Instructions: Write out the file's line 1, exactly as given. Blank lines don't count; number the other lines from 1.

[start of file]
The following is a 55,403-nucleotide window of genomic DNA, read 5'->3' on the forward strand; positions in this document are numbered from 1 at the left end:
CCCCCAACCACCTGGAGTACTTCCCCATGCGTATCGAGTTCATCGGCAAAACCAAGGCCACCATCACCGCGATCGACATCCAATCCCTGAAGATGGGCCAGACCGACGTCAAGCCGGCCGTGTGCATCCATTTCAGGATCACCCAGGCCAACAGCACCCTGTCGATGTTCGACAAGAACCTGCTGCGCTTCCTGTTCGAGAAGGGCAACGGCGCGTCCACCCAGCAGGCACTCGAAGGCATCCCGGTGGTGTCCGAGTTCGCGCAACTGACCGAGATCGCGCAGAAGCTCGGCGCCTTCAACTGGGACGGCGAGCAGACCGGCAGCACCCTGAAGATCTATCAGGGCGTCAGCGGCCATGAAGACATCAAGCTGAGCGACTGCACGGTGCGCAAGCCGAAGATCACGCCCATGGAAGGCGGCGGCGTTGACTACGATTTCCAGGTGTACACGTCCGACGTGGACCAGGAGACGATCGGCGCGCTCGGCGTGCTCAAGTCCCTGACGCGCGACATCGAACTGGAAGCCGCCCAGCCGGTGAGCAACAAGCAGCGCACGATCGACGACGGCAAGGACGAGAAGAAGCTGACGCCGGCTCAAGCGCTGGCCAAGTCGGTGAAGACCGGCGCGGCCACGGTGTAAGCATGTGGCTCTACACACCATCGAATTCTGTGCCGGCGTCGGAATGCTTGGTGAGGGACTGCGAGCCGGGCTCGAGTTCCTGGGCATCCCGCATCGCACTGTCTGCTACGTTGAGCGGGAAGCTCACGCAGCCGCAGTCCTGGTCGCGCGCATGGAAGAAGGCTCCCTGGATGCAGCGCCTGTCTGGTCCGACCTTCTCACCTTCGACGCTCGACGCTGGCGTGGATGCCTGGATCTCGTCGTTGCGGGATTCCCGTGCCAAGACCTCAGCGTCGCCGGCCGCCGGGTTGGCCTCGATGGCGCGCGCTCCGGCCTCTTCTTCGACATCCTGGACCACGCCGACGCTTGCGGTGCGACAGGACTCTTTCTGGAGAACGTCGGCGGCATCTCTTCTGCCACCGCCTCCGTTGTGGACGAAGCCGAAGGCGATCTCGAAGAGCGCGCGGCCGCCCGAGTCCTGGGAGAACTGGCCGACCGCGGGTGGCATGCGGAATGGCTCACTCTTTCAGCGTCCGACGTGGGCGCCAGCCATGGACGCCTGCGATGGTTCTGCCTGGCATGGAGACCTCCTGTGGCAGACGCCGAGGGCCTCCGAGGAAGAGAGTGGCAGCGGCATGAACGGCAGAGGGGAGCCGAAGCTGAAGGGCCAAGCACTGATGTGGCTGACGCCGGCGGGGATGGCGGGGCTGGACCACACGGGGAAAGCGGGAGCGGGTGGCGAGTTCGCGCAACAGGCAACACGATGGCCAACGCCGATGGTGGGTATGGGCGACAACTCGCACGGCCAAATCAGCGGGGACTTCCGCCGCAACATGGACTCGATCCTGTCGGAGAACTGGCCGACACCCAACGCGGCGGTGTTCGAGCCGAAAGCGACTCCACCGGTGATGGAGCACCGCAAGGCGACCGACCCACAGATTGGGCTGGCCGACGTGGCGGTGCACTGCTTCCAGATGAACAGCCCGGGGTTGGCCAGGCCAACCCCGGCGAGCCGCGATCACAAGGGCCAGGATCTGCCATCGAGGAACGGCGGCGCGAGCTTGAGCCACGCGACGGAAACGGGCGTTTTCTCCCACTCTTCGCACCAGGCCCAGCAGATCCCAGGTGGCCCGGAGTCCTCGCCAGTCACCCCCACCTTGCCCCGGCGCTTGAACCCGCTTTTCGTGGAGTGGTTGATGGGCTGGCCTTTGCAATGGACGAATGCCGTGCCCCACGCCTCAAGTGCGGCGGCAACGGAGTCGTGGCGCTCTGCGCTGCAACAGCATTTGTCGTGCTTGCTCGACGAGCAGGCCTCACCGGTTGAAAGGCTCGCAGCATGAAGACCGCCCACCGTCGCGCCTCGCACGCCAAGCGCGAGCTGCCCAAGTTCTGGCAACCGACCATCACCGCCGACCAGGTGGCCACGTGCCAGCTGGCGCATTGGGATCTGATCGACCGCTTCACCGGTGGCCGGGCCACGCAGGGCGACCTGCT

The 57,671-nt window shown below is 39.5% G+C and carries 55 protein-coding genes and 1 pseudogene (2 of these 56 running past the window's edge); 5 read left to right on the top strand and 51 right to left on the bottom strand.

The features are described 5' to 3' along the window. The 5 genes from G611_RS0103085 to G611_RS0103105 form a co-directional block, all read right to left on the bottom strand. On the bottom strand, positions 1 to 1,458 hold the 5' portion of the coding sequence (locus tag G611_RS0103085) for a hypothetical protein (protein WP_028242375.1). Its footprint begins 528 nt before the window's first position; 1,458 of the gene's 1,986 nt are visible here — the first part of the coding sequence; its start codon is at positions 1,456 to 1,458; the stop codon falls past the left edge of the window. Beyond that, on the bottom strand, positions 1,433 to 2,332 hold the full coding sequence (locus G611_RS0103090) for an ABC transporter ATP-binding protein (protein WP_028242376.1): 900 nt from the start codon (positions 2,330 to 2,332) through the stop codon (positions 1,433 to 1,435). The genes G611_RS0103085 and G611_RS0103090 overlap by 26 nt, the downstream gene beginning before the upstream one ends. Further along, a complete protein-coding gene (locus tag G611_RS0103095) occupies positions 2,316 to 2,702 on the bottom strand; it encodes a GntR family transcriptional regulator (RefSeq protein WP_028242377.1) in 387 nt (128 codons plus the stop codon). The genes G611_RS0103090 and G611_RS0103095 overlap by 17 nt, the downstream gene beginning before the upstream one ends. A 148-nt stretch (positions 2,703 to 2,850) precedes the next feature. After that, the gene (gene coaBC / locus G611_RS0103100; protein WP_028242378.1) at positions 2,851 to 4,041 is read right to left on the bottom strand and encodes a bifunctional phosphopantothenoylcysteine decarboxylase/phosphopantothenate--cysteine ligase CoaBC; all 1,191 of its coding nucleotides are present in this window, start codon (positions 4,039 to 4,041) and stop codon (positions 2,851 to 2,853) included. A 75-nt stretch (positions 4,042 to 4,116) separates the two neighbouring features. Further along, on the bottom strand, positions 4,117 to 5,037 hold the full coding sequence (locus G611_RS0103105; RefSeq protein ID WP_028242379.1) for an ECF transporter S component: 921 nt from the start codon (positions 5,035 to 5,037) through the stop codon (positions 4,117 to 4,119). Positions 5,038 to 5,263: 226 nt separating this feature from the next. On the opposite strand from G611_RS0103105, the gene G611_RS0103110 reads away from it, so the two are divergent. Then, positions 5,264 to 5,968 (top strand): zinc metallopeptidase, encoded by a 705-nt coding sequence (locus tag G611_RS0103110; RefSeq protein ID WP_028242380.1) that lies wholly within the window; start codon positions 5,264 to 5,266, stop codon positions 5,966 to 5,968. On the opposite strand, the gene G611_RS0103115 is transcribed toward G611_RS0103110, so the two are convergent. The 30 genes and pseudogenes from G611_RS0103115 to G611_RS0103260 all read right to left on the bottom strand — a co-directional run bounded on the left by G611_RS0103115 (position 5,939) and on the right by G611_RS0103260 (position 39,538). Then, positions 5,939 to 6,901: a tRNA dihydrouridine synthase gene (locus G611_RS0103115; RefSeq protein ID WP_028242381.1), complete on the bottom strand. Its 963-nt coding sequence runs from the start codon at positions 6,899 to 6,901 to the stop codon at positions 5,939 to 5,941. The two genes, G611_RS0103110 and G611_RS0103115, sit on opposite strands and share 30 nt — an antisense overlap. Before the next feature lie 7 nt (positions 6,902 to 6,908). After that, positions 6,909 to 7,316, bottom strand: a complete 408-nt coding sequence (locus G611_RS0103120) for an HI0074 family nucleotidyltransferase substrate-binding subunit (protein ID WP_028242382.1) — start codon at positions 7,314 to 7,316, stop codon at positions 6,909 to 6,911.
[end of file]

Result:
The following is a 55,403-nucleotide window of genomic DNA, read 5'->3' on the forward strand; positions in this document are numbered from 1 at the left end: